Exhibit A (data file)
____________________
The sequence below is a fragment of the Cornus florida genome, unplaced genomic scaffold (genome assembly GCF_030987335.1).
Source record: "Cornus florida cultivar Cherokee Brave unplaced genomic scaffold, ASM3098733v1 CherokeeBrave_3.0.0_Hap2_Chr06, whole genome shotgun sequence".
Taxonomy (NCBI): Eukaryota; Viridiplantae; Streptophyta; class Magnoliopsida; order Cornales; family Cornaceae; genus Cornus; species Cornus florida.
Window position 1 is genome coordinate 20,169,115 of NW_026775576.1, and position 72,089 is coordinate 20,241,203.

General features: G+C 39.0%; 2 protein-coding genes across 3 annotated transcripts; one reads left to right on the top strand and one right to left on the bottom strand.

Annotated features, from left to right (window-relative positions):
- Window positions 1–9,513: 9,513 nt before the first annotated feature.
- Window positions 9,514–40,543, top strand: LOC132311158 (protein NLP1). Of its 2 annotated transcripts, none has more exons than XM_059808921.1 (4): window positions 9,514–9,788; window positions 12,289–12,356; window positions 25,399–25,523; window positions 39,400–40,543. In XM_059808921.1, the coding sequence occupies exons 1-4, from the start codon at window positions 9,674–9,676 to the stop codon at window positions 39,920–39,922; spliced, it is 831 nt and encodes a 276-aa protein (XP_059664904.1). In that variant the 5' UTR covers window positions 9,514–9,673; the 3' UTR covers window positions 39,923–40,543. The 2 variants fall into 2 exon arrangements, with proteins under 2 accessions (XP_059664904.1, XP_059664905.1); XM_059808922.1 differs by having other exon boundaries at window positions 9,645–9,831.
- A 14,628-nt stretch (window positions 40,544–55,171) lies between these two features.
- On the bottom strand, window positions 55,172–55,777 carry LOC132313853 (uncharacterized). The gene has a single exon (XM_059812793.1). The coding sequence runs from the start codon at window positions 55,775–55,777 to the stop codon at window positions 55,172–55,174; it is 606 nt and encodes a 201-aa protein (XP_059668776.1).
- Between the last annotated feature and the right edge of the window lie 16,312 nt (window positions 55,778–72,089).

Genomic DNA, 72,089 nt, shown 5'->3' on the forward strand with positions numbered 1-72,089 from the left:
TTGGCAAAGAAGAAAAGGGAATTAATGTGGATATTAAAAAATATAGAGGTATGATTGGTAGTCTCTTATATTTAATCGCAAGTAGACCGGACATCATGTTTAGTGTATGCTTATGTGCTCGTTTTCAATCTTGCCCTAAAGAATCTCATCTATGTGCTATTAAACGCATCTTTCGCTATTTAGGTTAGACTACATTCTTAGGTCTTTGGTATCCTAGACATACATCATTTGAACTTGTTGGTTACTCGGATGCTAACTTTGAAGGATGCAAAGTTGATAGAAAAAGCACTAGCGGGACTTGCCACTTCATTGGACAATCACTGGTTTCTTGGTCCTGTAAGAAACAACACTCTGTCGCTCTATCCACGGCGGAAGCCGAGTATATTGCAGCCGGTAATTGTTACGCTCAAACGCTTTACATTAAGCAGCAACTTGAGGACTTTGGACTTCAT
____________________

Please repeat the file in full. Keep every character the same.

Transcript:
The sequence below is a fragment of the Cornus florida genome, unplaced genomic scaffold (genome assembly GCF_030987335.1).
Source record: "Cornus florida cultivar Cherokee Brave unplaced genomic scaffold, ASM3098733v1 CherokeeBrave_3.0.0_Hap2_Chr06, whole genome shotgun sequence".
Taxonomy (NCBI): Eukaryota; Viridiplantae; Streptophyta; class Magnoliopsida; order Cornales; family Cornaceae; genus Cornus; species Cornus florida.
Window position 1 is genome coordinate 20,169,115 of NW_026775576.1, and position 72,089 is coordinate 20,241,203.

General features: G+C 39.0%; 2 protein-coding genes across 3 annotated transcripts; one reads left to right on the top strand and one right to left on the bottom strand.

Annotated features, from left to right (window-relative positions):
- Window positions 1–9,513: 9,513 nt before the first annotated feature.
- Window positions 9,514–40,543, top strand: LOC132311158 (protein NLP1). Of its 2 annotated transcripts, none has more exons than XM_059808921.1 (4): window positions 9,514–9,788; window positions 12,289–12,356; window positions 25,399–25,523; window positions 39,400–40,543. In XM_059808921.1, the coding sequence occupies exons 1-4, from the start codon at window positions 9,674–9,676 to the stop codon at window positions 39,920–39,922; spliced, it is 831 nt and encodes a 276-aa protein (XP_059664904.1). In that variant the 5' UTR covers window positions 9,514–9,673; the 3' UTR covers window positions 39,923–40,543. The 2 variants fall into 2 exon arrangements, with proteins under 2 accessions (XP_059664904.1, XP_059664905.1); XM_059808922.1 differs by having other exon boundaries at window positions 9,645–9,831.
- A 14,628-nt stretch (window positions 40,544–55,171) lies between these two features.
- On the bottom strand, window positions 55,172–55,777 carry LOC132313853 (uncharacterized). The gene has a single exon (XM_059812793.1). The coding sequence runs from the start codon at window positions 55,775–55,777 to the stop codon at window positions 55,172–55,174; it is 606 nt and encodes a 201-aa protein (XP_059668776.1).
- Between the last annotated feature and the right edge of the window lie 16,312 nt (window positions 55,778–72,089).

Genomic DNA, 72,089 nt, shown 5'->3' on the forward strand with positions numbered 1-72,089 from the left:
TTGGCAAAGAAGAAAAGGGAATTAATGTGGATATTAAAAAATATAGAGGTATGATTGGTAGTCTCTTATATTTAATCGCAAGTAGACCGGACATCATGTTTAGTGTATGCTTATGTGCTCGTTTTCAATCTTGCCCTAAAGAATCTCATCTATGTGCTATTAAACGCATCTTTCGCTATTTAGGTTAGACTACATTCTTAGGTCTTTGGTATCCTAGACATACATCATTTGAACTTGTTGGTTACTCGGATGCTAACTTTGAAGGATGCAAAGTTGATAGAAAAAGCACTAGCGGGACTTGCCACTTCATTGGACAATCACTGGTTTCTTGGTCCTGTAAGAAACAACACTCTGTCGCTCTATCCACGGCGGAAGCCGAGTATATTGCAGCCGGTAATTGTTACGCTCAAACGCTTTACATTAAGCAGCAACTTGAGGACTTTGGACTTCAT